White Writing Black Writing White

At my writer’s group this week, we touched on the issues that arise when we try to write a character of a different race (or gender, or and so on). Coincidentally, a thoughtful essay by Claudia Rankine and Beth Loffreda “Where Writers Go Wrong in Imagining the Lives of Others” is included in an early edition of LitHub. (If you’re interested in “the best of the literary Internet,” you may want to sign up for this e-publication, a new joint creation of Grove Atlantic and Electric Literature. It looks promising.)

Rankine and Loffreda explore the difficulties inherent in any effort to imagine the lives of people who have had vastly different life experiences and social conditioning than one’s own. Most of their argument applies to white authors writing about people of color, but could apply to other fundamental differences of the sort that influence not only how people see the world but how the world sees them. (This last point is why stories about people who “pass” are so powerful. They know who they are, but no one else does, and they would be treated very differently if they did.)

Many white writers, the authors say, believe “it is against the nature of art itself to place limits on who or what I can imagine,” as if imagination “is not created by same web and matrix of history and culture” that made the writer. The result is an unconscious racial subjectivity that has the power to wound, to do damage, irrespective of whatever benign motivations the writer may have. There are risks. At the same time, they say, writers of color may pull their punches, unwilling to negotiate territory, develop characters, and explore situations outside whatever conventions the literary establishment endorses.

Nat Turner, slave

Nat Turner captured by Mr. Benjamin Phipps, a local farmer (graphic: en.wikipedia.org)

Writing authentically and deeply even about characters one presumably knows best (people “like me”) is a difficult endeavor. Writers who want to create characters of a vastly different point of view should ask themselves some basic questions, they say: why do I want to write such a character and to what purpose? Not can I and how can I? In other words, is the choice to write this character worth the risk of, essentially, getting it wrong and causing harm? What is needed, they say, is to expand the limits of imagination, even if escaping them is impossible, because “history is not an act of the imagination.” At the same time, as James Baldwin once observed, race is “our common history.”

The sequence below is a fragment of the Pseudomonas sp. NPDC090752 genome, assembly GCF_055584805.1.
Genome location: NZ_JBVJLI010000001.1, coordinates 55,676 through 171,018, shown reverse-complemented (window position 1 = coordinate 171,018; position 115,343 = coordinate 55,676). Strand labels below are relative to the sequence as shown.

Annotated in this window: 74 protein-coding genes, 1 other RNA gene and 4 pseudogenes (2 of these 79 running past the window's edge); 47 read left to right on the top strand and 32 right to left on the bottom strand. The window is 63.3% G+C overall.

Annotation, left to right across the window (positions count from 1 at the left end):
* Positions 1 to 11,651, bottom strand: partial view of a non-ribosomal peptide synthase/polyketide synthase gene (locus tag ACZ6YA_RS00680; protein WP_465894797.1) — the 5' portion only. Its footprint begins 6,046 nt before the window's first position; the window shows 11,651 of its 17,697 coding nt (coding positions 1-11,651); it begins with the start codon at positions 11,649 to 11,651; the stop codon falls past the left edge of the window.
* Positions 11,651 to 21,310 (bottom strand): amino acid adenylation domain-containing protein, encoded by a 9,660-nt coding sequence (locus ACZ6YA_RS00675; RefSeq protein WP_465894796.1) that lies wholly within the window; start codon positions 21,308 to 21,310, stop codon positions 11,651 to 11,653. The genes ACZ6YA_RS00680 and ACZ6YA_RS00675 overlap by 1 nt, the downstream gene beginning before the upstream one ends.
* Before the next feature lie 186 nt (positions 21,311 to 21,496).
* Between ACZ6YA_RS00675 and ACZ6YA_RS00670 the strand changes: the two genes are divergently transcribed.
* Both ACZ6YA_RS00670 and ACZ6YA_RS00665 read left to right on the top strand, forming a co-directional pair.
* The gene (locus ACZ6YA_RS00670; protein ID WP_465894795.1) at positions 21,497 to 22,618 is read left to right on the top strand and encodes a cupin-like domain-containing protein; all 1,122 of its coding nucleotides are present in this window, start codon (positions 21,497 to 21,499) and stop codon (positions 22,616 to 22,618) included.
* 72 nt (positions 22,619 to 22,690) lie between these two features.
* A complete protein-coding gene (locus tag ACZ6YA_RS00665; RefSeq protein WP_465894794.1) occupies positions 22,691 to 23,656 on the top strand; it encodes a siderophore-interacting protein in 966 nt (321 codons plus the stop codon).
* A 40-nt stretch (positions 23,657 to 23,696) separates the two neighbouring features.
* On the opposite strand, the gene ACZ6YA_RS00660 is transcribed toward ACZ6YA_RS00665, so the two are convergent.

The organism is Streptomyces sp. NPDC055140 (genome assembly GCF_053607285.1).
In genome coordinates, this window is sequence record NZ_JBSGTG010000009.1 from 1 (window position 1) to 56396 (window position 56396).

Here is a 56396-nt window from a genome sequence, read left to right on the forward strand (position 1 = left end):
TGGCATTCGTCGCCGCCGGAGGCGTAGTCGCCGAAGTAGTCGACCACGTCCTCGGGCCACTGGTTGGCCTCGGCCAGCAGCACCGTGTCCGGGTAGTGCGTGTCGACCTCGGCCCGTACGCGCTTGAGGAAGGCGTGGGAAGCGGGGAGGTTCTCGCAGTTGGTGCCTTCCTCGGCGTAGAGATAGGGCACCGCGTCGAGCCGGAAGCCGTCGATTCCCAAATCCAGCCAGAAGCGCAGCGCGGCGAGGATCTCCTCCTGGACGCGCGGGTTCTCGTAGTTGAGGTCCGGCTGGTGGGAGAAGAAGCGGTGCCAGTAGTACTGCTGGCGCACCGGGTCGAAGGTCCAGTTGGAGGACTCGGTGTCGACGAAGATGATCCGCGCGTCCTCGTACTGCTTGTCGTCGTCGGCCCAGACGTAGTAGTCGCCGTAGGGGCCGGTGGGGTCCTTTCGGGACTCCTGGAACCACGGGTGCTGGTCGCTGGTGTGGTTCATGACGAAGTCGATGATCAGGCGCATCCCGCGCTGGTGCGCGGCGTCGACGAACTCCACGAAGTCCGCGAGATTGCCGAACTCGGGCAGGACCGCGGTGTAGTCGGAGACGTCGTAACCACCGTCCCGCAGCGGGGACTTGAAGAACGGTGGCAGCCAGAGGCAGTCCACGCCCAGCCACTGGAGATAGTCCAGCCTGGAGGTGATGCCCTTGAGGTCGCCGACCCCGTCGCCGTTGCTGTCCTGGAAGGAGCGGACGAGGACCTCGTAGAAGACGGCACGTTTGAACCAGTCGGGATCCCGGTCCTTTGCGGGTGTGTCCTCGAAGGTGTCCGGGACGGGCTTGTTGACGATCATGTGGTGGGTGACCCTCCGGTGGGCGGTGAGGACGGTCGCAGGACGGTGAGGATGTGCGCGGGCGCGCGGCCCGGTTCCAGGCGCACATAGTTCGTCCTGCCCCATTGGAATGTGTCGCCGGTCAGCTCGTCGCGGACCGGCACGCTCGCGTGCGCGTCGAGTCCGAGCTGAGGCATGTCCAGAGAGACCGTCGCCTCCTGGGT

A Slate article written in response to reviewers’ qualms about Michael Chabon’s 2012 novel Telegraph Avenue (a book I much liked, by the way), offers a somewhat different perspective. Among the book’s principal characters are the proprietors—one black and one white—of a used record store located on “the ragged fault line where the urban plates of Berkeley and Oakland subducted.” Writing a black character in this setting is both appropriate and necessary, enabling an exploration of (among many other issues) the community divide and the shifting forces of gentrification, answering the “why” and “to what purpose” questions posed by Rankine and Loffreda.

The Slate piece, which is by Tanner Colby, reviews the history of this continuing debate, which crested with publication of William Styron’s The Confessions of Nat Turner, told from the point of view of the eponymous former slave. For some years after the criticisms of Styron, white authors shied away from writing black characters, and Rankine and Loffreda agree that issues of “race” and “racism” frequently become entangled. Colby has a cynical view of such critiques: “If you convince white people that they’re not qualified to tackle race, if you scare them away from the issue, if you give them the slightest excuse to ignore it, they will be more than happy to ignore it. For as long as you’ll let them.”

My takeaway from this is that authors who write across racial/gender/other lines need to be hyperaware of the need to push beyond the limits of their own understanding of the world. I suspect that with practice, identifying one’s blind spots comes easier.

1 thought on “White Writing Black Writing White

  1. You make a valid point that so often is ignored in today’s age of political correctness vs speed of writing. Getting it right for the scene, setting and story is imperative,

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